As we journey through these uncertain times, each day Sean will to seek post a thought or reflection, a Bible verse or a prayer.
Saturday 9th May 2020
‘Love and sacrifice – being a peacemaker’
Yesterday was the 75th Anniversary of VE Day. What should have been a national celebration right across the UK was downgraded due to the Coronavirus. Instead of street parties and other such events, instead we had to make do with TV and internet. Perhaps the best ‘local’ event was down in Collieston where VE day was marked by a group of local pipers who stood at the end of the pier. I would have loved to have been present, hearing the sound resonated around the village. (There is an echo from Collieston Beach that rebounds off the hillside and houses. It was discovered whilst shouting at the dogs last summer to stay away from a family having a peaceful picnic!)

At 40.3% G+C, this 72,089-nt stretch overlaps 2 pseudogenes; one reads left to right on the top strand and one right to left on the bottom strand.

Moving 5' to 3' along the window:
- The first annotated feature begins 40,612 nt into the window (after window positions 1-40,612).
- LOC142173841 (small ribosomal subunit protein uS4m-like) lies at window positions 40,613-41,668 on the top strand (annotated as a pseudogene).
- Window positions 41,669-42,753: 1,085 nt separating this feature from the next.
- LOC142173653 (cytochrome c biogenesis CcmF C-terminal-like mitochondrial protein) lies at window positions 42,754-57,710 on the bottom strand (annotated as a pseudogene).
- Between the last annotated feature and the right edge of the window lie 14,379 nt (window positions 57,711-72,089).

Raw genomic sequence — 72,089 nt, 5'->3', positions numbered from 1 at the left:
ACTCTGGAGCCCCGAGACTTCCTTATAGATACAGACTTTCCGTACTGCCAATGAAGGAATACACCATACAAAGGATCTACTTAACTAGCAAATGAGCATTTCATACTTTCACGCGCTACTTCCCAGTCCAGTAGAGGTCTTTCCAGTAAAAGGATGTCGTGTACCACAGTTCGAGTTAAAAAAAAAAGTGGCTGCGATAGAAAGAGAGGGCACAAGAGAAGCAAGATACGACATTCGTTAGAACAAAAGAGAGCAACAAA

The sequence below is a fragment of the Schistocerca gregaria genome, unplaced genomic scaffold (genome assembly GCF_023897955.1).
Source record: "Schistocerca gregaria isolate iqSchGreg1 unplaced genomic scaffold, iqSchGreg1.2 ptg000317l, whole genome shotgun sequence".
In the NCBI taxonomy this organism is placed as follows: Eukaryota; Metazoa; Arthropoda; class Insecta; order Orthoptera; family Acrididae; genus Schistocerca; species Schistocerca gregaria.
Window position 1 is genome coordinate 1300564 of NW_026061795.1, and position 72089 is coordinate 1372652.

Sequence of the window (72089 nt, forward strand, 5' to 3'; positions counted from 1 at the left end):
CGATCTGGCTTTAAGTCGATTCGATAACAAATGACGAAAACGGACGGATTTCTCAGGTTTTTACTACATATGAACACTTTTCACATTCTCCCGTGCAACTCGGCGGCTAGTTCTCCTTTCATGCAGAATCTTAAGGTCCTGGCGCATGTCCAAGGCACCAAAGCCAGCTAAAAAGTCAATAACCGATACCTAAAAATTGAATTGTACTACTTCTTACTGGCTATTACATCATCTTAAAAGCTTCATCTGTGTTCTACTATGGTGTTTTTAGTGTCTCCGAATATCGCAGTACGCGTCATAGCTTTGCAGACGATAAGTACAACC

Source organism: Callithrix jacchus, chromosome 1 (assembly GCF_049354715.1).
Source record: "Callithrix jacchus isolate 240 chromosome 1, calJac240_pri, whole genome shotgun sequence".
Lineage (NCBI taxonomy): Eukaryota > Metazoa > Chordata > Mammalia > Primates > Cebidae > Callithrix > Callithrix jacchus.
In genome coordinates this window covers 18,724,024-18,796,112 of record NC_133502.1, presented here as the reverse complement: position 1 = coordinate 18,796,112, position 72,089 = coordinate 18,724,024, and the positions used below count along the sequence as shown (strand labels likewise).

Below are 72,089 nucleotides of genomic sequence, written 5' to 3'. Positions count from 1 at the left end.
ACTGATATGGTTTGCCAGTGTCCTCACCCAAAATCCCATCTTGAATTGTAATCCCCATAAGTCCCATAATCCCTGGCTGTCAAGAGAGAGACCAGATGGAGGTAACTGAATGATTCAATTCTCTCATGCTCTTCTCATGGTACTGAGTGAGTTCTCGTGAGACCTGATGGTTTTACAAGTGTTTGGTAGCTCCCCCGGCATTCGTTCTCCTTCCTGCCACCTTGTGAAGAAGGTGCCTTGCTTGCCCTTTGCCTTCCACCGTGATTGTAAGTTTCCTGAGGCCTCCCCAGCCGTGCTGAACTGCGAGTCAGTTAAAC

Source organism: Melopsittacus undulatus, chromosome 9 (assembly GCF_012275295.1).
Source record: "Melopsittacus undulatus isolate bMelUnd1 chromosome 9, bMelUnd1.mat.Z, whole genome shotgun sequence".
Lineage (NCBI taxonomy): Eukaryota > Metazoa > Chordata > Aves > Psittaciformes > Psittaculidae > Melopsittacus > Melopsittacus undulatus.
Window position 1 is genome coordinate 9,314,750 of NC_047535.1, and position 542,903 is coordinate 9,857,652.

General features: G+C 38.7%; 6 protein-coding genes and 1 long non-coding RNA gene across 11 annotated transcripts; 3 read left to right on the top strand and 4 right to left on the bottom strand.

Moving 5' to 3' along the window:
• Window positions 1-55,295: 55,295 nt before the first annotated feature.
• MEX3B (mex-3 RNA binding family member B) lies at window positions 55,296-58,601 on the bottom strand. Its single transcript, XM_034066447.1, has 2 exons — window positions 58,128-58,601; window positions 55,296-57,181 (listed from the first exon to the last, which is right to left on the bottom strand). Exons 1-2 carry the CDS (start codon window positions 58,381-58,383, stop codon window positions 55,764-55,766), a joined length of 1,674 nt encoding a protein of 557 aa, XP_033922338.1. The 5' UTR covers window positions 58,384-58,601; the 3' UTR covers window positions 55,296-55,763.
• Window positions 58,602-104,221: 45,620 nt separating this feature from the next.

One memory I have concerns a visit to a Care Home in Balmedie. I was chatting to one lady who told me about her husband’s experiences. He was serving with the 2nd Battalion Gordon Highlanders in the ill-fated battle for Singapore which saw the surrender of 130,000 British and Commonwealth soldiers. On the 15th February 1942 he taken into captivity and until of the war suffered at the hands of the Japanese. However, the lady concerned had no knowledge if her husband was dead or alive. It was only after the war had ended and the surviving members of the Gordon Highlanders returned home that she found out. On the day they arrived in Aberdeen by train she was stood on the platform waiting, watching and wondering. As the troops poured out of the train and fell into the arms of their families and sweethearts, she saw at the far end of the platform the familiar face of her husband. What a story!